- The Washington Times - Thursday, March 29, 2001

Hidden bunkers

Treasury Secretary Paul O'Neill is awarded an "A+" in efficiency and "F" in policy for becoming the first Bush Cabinet member to provide federal services in multiple languages.

Appearing in this month's Federal Register is (take a deep breath) the Treasury Department's "Guidance to Federal Financial Assistance Recipients on the Title VI Prohibition Against National Origin Discrimination Affecting Limited English Proficient Persons."

When Jim Boulet Jr., executive director of English First, finished reading the regulations, he handed Mr. O'Neill the unflattering report card.

Quoting from the guidelines, "meaningful access" must now be provided "free of charge" to all non-English speakers, including those "whose language does not exist in written form."

And as Mr. Boulet notes, notice of these translation services "in appropriate languages" is to be inserted into "brochures, pamphlets, manuals and other materials disseminated to the public and to staff."

Furthermore, he observes, the Treasury Department rejects the idea that the non-English speaker might bring along an English-speaking child or neighbor to translate because the "client's untrained interpreter is often unable to understand the concepts or official terminology he or she is being asked to interpret (and) his or her mere presence may obstruct the flow of confidential information."

Notes Mr. Boulet: "Now, it is not immediately obvious why a Limited-English-Proficient (LEP) person would have more confidence in a government translator than in a trusted friend, priest or minister."

The pro-English advocate adds that such "radical language requirements are the sort of thing that might have been released under the reign of Bill Clinton. In fact, this Bush administration policy-guidance document reads like a virtual Xerox of similar documents issued under the Clinton departments of Justice, Health and Human Services and Transportation."

He likens it to Alec Guinness, the British POW colonel in the film "The Bridge on the River Kwai," saying some people will work day and night to ensure the success of an enemy strategy.

"This is why the Bush administration must root out the Clintonistas still carrying on the fight from their hidden bunkers throughout America's federal agencies. Bush Cabinet officials will continue to get bad advice from these folks as long as they stay in office."

Cheap steaks

No matter how large a tax cut Americans are dealt by Congress and the White House, Sen. Robert C. Byrd, the senior Democrat from West Virginia, says there are other ways to save money.

When he left for work one recent morning, he says, his wife asked him: "Do you need any money?"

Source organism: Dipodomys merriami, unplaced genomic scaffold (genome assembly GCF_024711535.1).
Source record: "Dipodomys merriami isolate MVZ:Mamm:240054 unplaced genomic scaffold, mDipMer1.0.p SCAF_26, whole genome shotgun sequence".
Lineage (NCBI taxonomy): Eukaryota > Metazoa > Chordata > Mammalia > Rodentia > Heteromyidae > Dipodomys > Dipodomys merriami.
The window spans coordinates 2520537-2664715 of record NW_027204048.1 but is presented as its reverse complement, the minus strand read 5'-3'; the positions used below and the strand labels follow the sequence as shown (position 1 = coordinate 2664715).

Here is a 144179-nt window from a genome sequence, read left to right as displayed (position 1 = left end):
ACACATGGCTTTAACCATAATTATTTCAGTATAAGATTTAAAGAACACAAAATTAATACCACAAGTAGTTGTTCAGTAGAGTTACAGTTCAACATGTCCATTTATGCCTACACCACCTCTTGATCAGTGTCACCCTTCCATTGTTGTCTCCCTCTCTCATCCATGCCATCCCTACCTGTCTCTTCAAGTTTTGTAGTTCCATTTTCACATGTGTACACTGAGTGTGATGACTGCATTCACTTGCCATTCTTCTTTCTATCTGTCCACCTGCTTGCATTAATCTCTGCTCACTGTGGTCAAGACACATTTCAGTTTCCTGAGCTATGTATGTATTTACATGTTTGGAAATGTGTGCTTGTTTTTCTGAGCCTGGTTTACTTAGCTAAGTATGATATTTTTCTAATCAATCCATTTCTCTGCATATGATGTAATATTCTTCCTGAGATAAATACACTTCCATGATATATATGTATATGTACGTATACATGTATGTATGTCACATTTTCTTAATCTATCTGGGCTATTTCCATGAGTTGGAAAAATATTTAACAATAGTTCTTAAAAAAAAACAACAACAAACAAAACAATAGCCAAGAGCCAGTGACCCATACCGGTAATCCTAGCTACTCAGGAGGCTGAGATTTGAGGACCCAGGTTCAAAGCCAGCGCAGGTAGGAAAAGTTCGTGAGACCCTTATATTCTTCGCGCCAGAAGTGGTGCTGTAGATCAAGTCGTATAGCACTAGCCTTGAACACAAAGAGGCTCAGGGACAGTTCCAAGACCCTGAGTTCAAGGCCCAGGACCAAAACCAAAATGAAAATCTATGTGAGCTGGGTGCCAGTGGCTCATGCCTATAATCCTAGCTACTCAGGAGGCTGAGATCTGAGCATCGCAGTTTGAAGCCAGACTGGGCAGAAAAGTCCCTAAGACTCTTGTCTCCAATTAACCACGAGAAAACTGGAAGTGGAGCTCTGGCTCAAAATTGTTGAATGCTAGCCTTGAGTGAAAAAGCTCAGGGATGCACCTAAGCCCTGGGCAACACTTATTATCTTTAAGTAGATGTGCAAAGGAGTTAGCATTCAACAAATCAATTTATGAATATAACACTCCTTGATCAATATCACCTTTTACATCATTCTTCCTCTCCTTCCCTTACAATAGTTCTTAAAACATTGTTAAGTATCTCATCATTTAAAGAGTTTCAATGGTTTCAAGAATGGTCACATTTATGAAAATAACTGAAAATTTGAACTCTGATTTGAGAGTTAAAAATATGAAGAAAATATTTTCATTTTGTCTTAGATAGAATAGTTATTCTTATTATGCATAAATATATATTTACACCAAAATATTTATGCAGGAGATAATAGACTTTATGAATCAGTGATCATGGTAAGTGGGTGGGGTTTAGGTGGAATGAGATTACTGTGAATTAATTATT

"I said, 'No, I have $3.75, and I am taking my lunch so I don't have to go down to the senators' dining room and spend 30 or 40 minutes waiting on somebody to help me with food and then have to spend $8, $10, or $12 to pay for it. I just take my little lunch, and there is my $3 I have for the day.' "

Mr. Byrd grew up in a coal miner's home, and has always preferred his lunch from a brown paper bag containing "coal miner's steaks," or slices of bologna.

Birthday girl

Hadassah Freilich Lieberman celebrated what was to be a quiet birthday at TenPenh yesterday with the man she calls "Joey" and dozens of uninvited guests.

Mrs. Lieberman and Sen. Joseph I. Lieberman shared a table for two at the popular Washington restaurant, celebrating her birth 53 years ago to Holocaust survivors in a Prague refugee camp.

Though it was meant to be a private affair, well-wishers continuously streamed to the Liebermans' table, the couple taking the time to politely thank each for their kind words.

For dessert, Mrs. Lieberman requested her birthday candle be planted in a signature banana spring roll.

Busy either way

It's interesting hearing lawmakers from both sides of the aisle argue about campaign finance reform. You'd think they toiled under separate domes.

Take Sens. Ernest F. Hollings, South Carolina Democrat, and Orrin G. Hatch, Utah Republican.

In arguing for reform, Mr. Hollings says once was the time when the U.S. Senate began voting at 9 o'clock Monday morning "and debate would ensue, and we would work until generally around 6 o'clock on Friday. It was a full work week."

Now, he says, "Monday is gone. And Fridays are gone. And Tuesday mornings are gone … to collect money. So I travel the country, up to Minnesota, everywhere and anywhere I can, to collect money. That takes my time on weekends, weekdays, any nights that I can. So I am part of the corruption I am trying to cure."

Mr. Hatch, on the other hand, doesn't consider himself corrupt. He's too busy.

"I generally get to the office around 6 a.m. I don't know how many days when I am home before 7 or 8 o'clock at night," he says.

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